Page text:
Attention deficit hyperactivity disorder (ADHD or ADD) is a neurobehavioral developmental disorder often characterized by the poor attention, distractibility and impulsive behaviors of an individual. With the use of stimulants to aid in this disorder dating back to the late 1930s, ADD/ADHD is the most commonly studied and diagnosed psychiatric disorder in children.
Affecting 3% to 5% of children around the world, ADHD is a chronic disorder with 30% to 50% of those diagnosed in childhood continuing symptoms into adulthood. An estimated 4.7% of American adults live with ADHD and tend to develop coping mechanisms to counteract for some or all of their impairments.
Diagnosed two to four times more frequently in boys than girls, the diagnosis of ADHD has been controversial since the 1970s. However, in 1998, the American Mental Association concluded that the diagnostic criteria for ADHD are based on extensive research and, when applied correctly, can lead to the diagnosis of the disorder with high reliability.
ADHD has three subtypes:
1) Predominately hyperactive-impulsive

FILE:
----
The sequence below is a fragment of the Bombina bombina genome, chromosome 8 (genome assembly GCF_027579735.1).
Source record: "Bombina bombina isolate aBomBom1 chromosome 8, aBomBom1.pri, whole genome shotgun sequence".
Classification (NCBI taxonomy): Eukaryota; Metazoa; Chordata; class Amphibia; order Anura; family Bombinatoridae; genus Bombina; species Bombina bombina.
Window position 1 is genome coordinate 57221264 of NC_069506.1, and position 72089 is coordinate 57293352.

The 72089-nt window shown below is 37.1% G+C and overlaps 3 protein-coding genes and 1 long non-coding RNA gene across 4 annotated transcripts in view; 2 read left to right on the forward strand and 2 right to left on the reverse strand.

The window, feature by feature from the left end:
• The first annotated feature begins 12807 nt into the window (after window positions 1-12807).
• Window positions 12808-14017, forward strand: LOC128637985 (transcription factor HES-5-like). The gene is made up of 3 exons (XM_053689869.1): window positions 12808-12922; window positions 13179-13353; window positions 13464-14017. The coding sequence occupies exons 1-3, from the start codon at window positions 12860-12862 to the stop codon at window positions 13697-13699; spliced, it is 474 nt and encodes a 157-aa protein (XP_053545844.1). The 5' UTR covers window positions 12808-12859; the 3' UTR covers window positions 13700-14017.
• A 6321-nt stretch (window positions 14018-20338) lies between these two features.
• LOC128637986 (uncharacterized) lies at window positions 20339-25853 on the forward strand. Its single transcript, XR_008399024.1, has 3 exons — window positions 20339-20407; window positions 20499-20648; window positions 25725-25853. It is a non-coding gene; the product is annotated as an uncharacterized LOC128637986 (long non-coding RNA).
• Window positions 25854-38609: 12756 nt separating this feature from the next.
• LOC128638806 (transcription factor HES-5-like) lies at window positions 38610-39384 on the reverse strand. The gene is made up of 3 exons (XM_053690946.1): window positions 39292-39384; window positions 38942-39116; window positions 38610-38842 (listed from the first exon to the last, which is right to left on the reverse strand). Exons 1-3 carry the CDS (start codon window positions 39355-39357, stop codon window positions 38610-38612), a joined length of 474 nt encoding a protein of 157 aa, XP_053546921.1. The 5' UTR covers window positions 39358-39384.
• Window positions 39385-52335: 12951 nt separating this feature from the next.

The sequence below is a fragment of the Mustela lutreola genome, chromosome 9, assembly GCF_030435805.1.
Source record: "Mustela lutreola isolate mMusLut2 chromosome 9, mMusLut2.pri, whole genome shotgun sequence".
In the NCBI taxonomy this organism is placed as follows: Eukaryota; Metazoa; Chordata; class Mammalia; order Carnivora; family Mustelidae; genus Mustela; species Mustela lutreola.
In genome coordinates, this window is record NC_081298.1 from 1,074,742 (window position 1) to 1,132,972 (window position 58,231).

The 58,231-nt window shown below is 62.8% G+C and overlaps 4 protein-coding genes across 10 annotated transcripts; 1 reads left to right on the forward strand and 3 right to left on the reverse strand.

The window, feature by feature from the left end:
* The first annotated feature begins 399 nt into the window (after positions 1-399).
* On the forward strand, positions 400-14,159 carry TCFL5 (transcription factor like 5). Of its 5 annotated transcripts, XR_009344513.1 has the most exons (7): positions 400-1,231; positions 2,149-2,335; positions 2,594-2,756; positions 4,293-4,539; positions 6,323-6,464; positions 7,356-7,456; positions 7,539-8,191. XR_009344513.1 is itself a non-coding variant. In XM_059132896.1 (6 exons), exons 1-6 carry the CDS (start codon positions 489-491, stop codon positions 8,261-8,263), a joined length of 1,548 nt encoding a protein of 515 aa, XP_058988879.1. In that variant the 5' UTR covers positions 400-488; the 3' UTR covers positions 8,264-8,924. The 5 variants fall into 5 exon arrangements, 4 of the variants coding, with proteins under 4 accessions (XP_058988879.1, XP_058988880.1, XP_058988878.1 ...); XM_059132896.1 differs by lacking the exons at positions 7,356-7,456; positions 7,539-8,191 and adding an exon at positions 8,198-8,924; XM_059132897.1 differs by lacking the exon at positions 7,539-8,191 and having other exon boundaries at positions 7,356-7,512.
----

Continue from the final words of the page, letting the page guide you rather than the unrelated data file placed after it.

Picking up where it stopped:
2) Predominately inattentive
3) Combined hyperactive-impulsive and inattentive
Although most people exhibit some of the above listed behaviors, they are generally not to the degree where it significantly interferes with their work, relationships or school. Cases where they exhibit behavior listed above, combined with meeting other behavioral and diagnostic criteria, can lead to diagnosing of the disorder.
Although the exact cause of ADHD has yet to be determined, it is a condition that is thought to have genetic and biological components as it tends to run in families.
Dr. Rodriguez founded the Delray Center in 2003 and built it on a foundation of core clinical, professional, and ethical principles that are adhered to still to this day. Dr. Rodriguez founded the Delray Center in 2003 and built it on a foundation of core clinical, professional, and ethical principles that are adhered to still to this day.